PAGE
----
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Second Home for Nomads' Children in Mongolia

In Mongolia, Preparing Herders’ Children for School and Improving Their Learning

Uuriintsolmon, 6, lives in Ulziit Soum (district), Arkhangai Aimag (province). Her parents are nomadic herders so their family moves about three or four times a year in search of good grazing lands for the sheep, goats, horses and cows that are their livelihood. Because of this, Uuriintsolmon was not able to go to kindergarten. Her parents worried that she might lag behind her peers when she starts primary school. That was until help came their way.

Children’s First Teacher

In November 2013, Uuriintsolmon’s parents enrolled her in a home-based school preparation program that was offered at their soum. Through the program, a child takes home one “mobile” kit of books and toys from the school library at a time. The parents are trained on how to use the kit to assist their child with learning, effectively becoming the teachers at home. After the child finishes one kit, the family returns to the library to get a new kit. Each child has 10 kits to learn.

Uuriintsolmon pulls out a book from the kit. “The big book is for me.  I learn a lot from the books.” A different book in the kit is for the parents to use to assist their children with learning. “I have learned a lot, too,” said Uuriintsolmon’s mother. “Her little sister will reach school age in four years. With this great experience, I am confident to teach her.” P. Ankhbold, Uuriintsolmon’s father, also saw great value in this learning and teaching experience. “When you work with your child this way, you learn to communicate with her. The family bond deepens,” he said.

The home-based school preparation program is part of a larger project that aims to improve education for nomadic children aged 6-10 in the most disadvantaged rural communities in Mongolia. The project, funded by the Japan Social Development Fund and managed by the World Bank, targets 30 soums in 4 aimags. Save the Children Japan is implementing the project by promoting and piloting various community-based, culturally appropriate and innovative initiatives to improve education services and facilities at the local level, and to mobilize parents and community members.

Children’s Second Home

Other innovations that are being piloted include the Child Development Center at school dormitories for herders’ children. When herders’ children reach school age, they go to the soum center to attend school, which could be miles away from home. So, most of them stay in school dormitories or with relatives who live in the soum center. But after school, these children usually play outside or fool around in the dorm rooms. Some children couldn’t adapt to the dormitory life and had trouble keeping up with their studies.

That is where the “Child Development Center” comes in. In the center, they do homework under teachers’ guidance and join various kinds of activities that enrich their after-school life.      For Sainzaya. B, a 2nd grader at the School of Choibalsan Soum, Dornod Aimag, attending an extracurricular program is a dream that has come true. “I’m really happy that I’m participating in the program. It’s really fun because I can teach dancing to my friends and other kids,” she said.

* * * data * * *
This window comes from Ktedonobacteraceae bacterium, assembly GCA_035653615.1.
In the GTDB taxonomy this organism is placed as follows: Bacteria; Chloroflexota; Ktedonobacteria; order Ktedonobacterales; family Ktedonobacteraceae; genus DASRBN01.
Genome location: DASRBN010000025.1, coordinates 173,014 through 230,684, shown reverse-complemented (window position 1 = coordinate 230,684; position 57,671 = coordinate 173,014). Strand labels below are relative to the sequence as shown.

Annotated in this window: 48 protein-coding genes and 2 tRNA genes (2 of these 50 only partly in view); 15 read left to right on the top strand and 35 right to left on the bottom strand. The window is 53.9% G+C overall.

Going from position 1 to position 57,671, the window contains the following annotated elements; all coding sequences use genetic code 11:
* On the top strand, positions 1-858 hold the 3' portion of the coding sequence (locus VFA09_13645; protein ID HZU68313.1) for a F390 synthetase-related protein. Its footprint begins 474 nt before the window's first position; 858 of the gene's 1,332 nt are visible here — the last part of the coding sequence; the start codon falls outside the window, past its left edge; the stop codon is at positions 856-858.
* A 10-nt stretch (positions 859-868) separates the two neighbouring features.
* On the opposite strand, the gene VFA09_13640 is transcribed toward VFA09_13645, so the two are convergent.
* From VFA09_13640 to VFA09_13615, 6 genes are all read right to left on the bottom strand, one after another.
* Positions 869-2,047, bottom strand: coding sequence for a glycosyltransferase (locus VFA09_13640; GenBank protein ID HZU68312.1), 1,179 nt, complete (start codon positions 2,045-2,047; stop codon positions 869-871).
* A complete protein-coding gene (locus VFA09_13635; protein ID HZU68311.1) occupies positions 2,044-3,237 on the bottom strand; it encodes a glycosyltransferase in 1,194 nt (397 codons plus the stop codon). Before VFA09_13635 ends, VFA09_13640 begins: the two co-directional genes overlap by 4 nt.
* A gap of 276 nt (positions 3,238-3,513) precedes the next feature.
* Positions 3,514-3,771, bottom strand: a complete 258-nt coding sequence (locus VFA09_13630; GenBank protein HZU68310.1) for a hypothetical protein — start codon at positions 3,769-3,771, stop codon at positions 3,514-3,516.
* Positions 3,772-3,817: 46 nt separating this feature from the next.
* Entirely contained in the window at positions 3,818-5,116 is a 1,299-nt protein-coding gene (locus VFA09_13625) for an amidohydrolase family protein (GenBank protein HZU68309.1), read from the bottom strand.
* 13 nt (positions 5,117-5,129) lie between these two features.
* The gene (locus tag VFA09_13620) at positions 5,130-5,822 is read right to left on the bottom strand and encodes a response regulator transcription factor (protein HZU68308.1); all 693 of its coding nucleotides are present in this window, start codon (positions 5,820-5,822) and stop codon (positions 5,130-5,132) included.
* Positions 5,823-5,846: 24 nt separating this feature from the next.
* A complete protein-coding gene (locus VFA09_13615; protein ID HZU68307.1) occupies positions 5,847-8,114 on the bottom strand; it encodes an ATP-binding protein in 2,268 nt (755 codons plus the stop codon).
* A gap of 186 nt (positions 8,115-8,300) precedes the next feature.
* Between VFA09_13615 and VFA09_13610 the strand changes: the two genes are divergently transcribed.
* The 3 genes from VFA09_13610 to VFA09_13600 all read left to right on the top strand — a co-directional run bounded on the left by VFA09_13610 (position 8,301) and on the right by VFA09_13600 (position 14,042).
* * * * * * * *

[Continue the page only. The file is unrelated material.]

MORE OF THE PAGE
The center made parents happy too.  Sukhbaatar. M visited his grandson who is in the second grade and saw him playing chess with other children.  “The child development center has helped children to productively spend their free time. Thanks to the Child Development Center, we don’t need to worry about our children,” he said.

Meeting the Educational Needs of Herding Communities

In September 2014, Uuriintsolmon started school.  Ninety percent of her classmates were enrolled in the same home-based school preparation program.  Her teacher L. Tsetsegdemberel found that the general skill level of these children was higher than the first graders she taught before who neither went to kindergarten nor were home schooled.   “There are relatively few children from herding communities who have enrolled in formal early childhood education,” said L. Tsetsegdemberel. “With the program, children can study at home what they should have studied in kindergarten.”

“In my opinion, this is very productive and effective for the children, parents and teachers,” she said.  P. Batchuluun is the Head of Community Education Council of Ulziit Soum, Arkhangai Aimag. A Community Education Council was established in each of the 30 soums under the project, as a driving force to bring educational changes to the local communities.    “It is a good idea to introduce this program as an educational policy nationwide,” he said. “If we can continue to implement this program, we can provide herders’ children with quality education.”

So far, 7,500 children have enrolled in and graduated from the school preparation program, while the Child Development Centers has helped 4,600.   “These initiatives are well suited to the needs of herding communities. They improved children’s access to education and also helped reduce the number of school drop-outs and out-of-school children in the four aimags,” said Tungalag Chuluun, a specialist at the World Bank.

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